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Giesbrecht "Submersion Improved Emergency Response"- NDPA Symposium 2012
 

Giesbrecht "Submersion Improved Emergency Response"- NDPA Symposium 2012

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    Giesbrecht "Submersion Improved Emergency Response"- NDPA Symposium 2012 Giesbrecht "Submersion Improved Emergency Response"- NDPA Symposium 2012 Presentation Transcript

    • Improved Emergency Response toReduce Vehicle Submersion DrowningGordon Giesbrecht, PhDGerren McDonald, MScUniversity of Manitoba Gordon Giesbrecht, University of Manitoba
    • The Problem  Deaths in submersed vehicles, 350-400/yr  ~10% of all drownings in vehicles  Highest fatality rate of any single-vehicle accident  Death often due to improper actions  Poor public understanding  Complete submersion and filling 2-3 minutes  “Window” of opportunity for escape only 1 minute Gordon Giesbrecht, University of Manitoba
    • This is what is being taught ... Igrew up (many years ago) in Florida and we were taught to stay in the car with the windows up and wait for the air bubble and then open door and leave. Gordon Giesbrecht, University of Manitoba
    • 3 Stages of vehicle submersionFloatation (30-120 sec) – Before water reaches bottom of side window – Ample time to exit via window – Do not open the doorSinking – Vehicle tilts forward – Water above the window – Higher level than inside – Impossible to open anythingSubmerged – Vehicle full of water – Doors and windows easily opened – Unfortunately you are probably dead Gordon Giesbrecht, University of Manitoba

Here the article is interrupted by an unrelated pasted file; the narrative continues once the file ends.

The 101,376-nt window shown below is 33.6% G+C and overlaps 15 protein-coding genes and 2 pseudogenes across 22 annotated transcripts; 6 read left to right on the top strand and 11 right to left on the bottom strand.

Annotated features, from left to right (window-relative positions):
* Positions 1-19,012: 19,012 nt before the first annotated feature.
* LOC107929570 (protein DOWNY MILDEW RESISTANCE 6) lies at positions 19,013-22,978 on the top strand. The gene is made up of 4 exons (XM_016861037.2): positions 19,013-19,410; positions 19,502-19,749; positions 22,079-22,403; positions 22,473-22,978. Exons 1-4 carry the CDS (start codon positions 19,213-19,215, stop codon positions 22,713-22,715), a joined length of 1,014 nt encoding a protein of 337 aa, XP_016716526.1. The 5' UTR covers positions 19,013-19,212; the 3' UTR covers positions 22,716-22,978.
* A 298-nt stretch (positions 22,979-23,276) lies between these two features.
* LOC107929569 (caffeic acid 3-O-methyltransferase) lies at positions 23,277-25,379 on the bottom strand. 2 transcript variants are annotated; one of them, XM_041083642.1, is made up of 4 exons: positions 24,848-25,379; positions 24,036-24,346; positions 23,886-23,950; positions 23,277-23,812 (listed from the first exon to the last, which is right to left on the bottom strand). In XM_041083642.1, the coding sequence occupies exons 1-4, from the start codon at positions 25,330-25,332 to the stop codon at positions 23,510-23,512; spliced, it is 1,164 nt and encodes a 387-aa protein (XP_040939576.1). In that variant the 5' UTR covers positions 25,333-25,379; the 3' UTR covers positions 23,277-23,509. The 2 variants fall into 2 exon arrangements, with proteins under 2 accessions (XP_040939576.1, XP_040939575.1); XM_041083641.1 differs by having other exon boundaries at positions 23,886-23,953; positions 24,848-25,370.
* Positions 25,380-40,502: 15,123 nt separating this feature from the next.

• Everyone’s natural responseThe Cell Phone Gordon Giesbrecht, University of Manitoba
    • Rescue Sling and Rope Gordon Giesbrecht, University of Manitoba
    • Now hear this!If your vehicle ends up in the water… And you touch your cell phone… You will probably die!!! Gordon Giesbrecht, University of Manitoba
    • Bottom Line DO NOT TOUCH YOUR CELL PHONE SEATBELTS off WINDOWS open or break (back is better) (CHILDREN) start with the oldest OUT Gordon Giesbrecht, University of Manitoba
    • Electric windows will work only for a short period of time (seconds?) Gordon Giesbrecht, University of Manitoba
    • Center Punches  Willbreak side windows effectively  Should be visible and within driver s reach  Preferably mounted Res-Q-Me Center Punch Photos courtesy Trevor Giesbrecht, University of Manitoba Free Press Gordon Hagan, Winnipeg
    • Res-Q-Me Center PunchGordon Giesbrecht, University of Manitoba
    • Two parallel tracks to save lives1. Public education 2. Emergency Dispatch Proposed strategyNo cell phones Current strategy Location (brief attempt) Location Focus on self rescueSeatbelts Seatbelts (undo locks)Windows Personal Windows (move to back)Children Information (break/kick, location)Open Send help Children (older first) Publication Out (immediately)Education products Stay calm until Media help arrives Prepare for the worst Policy Gordon Giesbrecht, University of Manitoba Protocols
    • What is your emergency? Gordon Giesbrecht, University of Manitoba
    • Help caller control own destiny Gordon Giesbrecht, University of Manitoba
    • Be specific - how to break window Gordon Giesbrecht, University of Manitoba
    • Last gasp effort Gordon Giesbrecht, University of Manitoba
    •  DO NOT TOUCH YOUR CELL PHONE SEATBELTS off WINDOWS open or break (back is better) (CHILDREN) start with the oldest OUT Emergency Dispatch Tell them what to do !!! Gordon Giesbrecht, University of Manitoba